celldeath terpse

2009 sinauer associates inc uncorrected page proofs

Info iconThis preview shows page 1. Sign up to view the full content.

View Full Document Right Arrow Icon
This is the end of the preview. Sign up to access the rest of the document.

Unformatted text preview: tiated state in the presence of LIF. If LIF is removed from the culture medium, the cells aggregate to form embryoid bodies and then differentiate into a variety of cell types. Embryoid bodies Cell differentiation Blood cells Epithelial cells Adipocytes Smooth muscle cells Nerve cells Heart muscle cells from human embryos, raising the possibility of using embryonic stem cells in clinical transplantation therapies. Mouse embryonic stem cells are grown in the presence of a growth factor called LIF (for leukemia inhibitory factor), which signals through the JAK/STAT pathway (see Figure 15.40) and is required to maintain these cells in their undifferentiated state (Figure 17.24). If LIF is removed from the medium, the cells aggregate into structures that resemble embryos (embryoid bodies) and then differentiate into a wide range of cell types, including neurons, adipocytes, blood cells, epithelial cells, vascular smooth muscle cells, and even beating heart muscle cells. Human embryonic stem cells do not require LIF but are similarly maintained in the undifferentiated state by other growth factors, which are not yet fully characterized. Importantly, embryonic stem cells can be directed to differentiate along specific pathways by the addition of appropriate growth factors to the culture medium. It may thus be possible to derive populations of specific types of cells, such as heart cells or nerve cells, for transplantation therapy. For example, methods have been developed to direct the differentiation of both mouse and human embryonic stem cells into cardiomyocytes, which have been used to repair heart damage resulting from myocardial infarction in mice. Likewise, considerable progress has been made in directing the differentiation of embryonic stem cells to neurons, which have been used for transplantation therapy in rodent models of Parkinson's disease and spinal cord injury, and to insulin-producing pancreatic cells, which have been used for therapy in mouse models of diabetes. A great deal of current research is therefore focused on the development of culture conditions to promote the differentiation of embryonic stem cells along specific pathways, thereby producing populations of differentiated cells that can be used for transplantation therapy of a variety of diseases. This material cannot be copied, reproduced, manufactured, or disseminated in any form without express written permission from the publisher. 2009 Sinauer Associates, Inc. UNCORRECTED PAGE PROOFS 26 CHAPTER 17 (A) Unfertilized egg Remove egg chromosomes Transfer adult nucleus to enucleated egg Adult somatic cell (B) Culture to early embryo Blastocyst Implant in foster mother FIGURE 17.25 Cloning by somatic cell nuclear transfer (A) The nucleus of an adult somatic cell is transferred to an unfertilized egg from which the normal egg chromosomes have been removed (an enucleated egg). The egg is then cultured to an early embryo and transferred to a foster mother, who then gives birth to a clone of the donor of the adult nucleus. (B) Dolly (the adult sheep, left) was the first cloned mammal. She is shown with her lamb, Bonnie, who was produced by normal reproduction. (Photograph by Roddy Field; courtesy of T. Wakayama and R. Yanagimachi.) Somatic Cell Nuclear Transfer Clone The isolation of human embryonic stem cells in 1998 followed the first demonstration that the nucleus of an adult mammalian cell could give rise to a viable cloned animal. In 1997 Ian Wilmut and his colleagues initiated a new era of regenerative medicine with the cloning of Dolly the sheep (Figure 17.25). Dolly arose from the nucleus of a mammary epithelial cell that was transplanted into an unfertilized egg in place of the normal egg nucleus--a process called somatic cell nuclear transfer. It is interesting to note that this type of experiment was first carried out in frogs in the 1950s. The fact that it took over 40 years before it was successfully performed in mammals attests to the technical difficulty of the procedure. Since the initial success of Wilmut and his colleagues, transfer of nuclei from adult somatic cells into enucleated eggs has been used to create cloned offspring of a variety of mammalian species, including sheep, mice, pigs, cattle, goats, rabbits, and cats. However, cloning by somatic cell nuclear transfer in mammals remains an extremely inefficient procedure, such that only 13% of embryos generally give rise to live offspring. Animal cloning by somatic cell nuclear transfer, together with the properties of embryonic stem cells, opens the possibility of therapeutic cloning (Figure 17.26). In therapeutic cloning, a nucleus from an adult human cell would be transferred to an enucleated egg, which would then be used to produce an early embryo in culture. Embryonic stem cells could then be cultured from the cloned embryo and used to generate appropriate types of differentiated cells for transplantation therapy. The major advantage provided by therapeutic cloning is that the embryonic stem cells derived by this procedure would be genetica...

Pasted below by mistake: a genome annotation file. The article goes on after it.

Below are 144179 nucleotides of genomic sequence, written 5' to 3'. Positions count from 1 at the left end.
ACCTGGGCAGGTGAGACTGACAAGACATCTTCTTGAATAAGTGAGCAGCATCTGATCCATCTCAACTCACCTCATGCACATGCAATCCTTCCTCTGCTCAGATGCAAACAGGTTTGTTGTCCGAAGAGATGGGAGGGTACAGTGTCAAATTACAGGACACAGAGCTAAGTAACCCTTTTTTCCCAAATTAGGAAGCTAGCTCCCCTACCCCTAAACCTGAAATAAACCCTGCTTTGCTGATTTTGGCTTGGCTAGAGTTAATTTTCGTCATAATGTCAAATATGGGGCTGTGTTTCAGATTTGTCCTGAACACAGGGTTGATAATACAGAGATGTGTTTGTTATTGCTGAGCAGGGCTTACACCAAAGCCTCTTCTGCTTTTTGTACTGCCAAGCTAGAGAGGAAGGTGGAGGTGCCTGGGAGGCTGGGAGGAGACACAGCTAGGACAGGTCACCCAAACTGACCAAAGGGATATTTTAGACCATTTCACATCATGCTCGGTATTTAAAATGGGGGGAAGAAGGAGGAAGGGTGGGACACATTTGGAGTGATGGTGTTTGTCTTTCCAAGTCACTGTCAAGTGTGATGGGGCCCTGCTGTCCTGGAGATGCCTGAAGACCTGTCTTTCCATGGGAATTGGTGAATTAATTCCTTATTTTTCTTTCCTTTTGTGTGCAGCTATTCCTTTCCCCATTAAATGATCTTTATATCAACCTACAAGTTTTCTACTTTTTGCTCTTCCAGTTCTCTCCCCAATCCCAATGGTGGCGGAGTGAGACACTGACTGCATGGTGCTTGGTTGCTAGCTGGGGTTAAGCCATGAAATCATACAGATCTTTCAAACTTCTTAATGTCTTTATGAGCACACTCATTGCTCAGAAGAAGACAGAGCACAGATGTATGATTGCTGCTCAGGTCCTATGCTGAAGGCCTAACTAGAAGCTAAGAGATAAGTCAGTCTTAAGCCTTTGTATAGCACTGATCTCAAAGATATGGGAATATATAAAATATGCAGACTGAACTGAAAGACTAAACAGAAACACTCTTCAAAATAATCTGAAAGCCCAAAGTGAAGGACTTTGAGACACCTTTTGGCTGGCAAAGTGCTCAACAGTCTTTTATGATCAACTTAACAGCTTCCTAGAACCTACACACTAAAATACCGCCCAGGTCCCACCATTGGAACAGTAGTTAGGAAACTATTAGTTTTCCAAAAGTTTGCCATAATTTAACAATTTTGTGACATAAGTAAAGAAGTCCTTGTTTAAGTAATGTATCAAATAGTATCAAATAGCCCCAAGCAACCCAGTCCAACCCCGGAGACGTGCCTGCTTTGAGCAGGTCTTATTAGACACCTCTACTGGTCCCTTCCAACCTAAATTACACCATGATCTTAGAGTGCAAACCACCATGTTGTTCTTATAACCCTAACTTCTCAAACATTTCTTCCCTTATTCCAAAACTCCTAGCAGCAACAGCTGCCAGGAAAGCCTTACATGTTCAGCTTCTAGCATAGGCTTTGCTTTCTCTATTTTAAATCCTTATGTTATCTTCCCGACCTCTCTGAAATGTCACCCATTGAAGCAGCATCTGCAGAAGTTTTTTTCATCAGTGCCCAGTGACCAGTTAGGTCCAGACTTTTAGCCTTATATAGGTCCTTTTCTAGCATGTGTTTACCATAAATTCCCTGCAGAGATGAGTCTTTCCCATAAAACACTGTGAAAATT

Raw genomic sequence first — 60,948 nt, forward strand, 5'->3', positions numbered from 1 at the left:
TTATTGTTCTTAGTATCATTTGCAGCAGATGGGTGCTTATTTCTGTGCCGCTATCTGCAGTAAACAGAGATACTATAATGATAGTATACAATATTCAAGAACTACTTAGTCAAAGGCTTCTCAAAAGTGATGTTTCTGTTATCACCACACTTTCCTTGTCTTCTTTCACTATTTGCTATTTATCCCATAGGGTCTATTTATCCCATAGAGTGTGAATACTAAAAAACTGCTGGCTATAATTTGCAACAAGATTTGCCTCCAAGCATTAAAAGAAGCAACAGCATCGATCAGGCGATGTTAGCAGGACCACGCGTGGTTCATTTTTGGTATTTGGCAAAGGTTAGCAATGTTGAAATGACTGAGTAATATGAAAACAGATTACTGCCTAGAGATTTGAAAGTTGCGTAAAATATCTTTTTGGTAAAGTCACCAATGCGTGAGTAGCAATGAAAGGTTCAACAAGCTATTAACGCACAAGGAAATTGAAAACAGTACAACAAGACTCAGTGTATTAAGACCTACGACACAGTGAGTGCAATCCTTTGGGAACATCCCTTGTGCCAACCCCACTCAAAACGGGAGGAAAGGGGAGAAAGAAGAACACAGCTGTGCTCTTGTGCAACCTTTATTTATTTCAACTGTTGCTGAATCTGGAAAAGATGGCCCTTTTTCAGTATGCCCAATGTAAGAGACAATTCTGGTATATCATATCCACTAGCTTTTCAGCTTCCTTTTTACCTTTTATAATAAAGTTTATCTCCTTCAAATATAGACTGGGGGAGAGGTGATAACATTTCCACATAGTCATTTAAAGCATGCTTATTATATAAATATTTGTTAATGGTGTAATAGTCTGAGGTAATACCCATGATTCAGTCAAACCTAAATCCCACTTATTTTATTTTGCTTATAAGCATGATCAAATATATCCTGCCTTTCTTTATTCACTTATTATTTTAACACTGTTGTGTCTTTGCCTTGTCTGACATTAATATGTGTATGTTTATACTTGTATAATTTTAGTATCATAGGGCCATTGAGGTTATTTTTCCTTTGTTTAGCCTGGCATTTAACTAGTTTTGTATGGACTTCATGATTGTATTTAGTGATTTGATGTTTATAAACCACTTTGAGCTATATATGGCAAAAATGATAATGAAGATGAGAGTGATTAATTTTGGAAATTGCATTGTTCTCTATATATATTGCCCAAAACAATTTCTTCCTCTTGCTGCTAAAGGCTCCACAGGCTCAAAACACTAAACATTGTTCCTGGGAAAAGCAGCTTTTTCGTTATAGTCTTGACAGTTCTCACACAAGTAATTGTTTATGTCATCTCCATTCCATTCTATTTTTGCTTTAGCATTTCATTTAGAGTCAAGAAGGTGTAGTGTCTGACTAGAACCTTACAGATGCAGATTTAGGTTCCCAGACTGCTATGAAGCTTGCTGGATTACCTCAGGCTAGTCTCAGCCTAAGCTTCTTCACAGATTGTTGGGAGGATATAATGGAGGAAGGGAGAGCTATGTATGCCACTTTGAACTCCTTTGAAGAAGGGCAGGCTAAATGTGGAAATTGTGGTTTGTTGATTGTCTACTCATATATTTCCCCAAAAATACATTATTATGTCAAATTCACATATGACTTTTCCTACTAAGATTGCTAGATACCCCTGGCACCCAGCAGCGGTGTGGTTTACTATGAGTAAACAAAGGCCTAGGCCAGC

View Full Document

Ask a homework question - tutors are online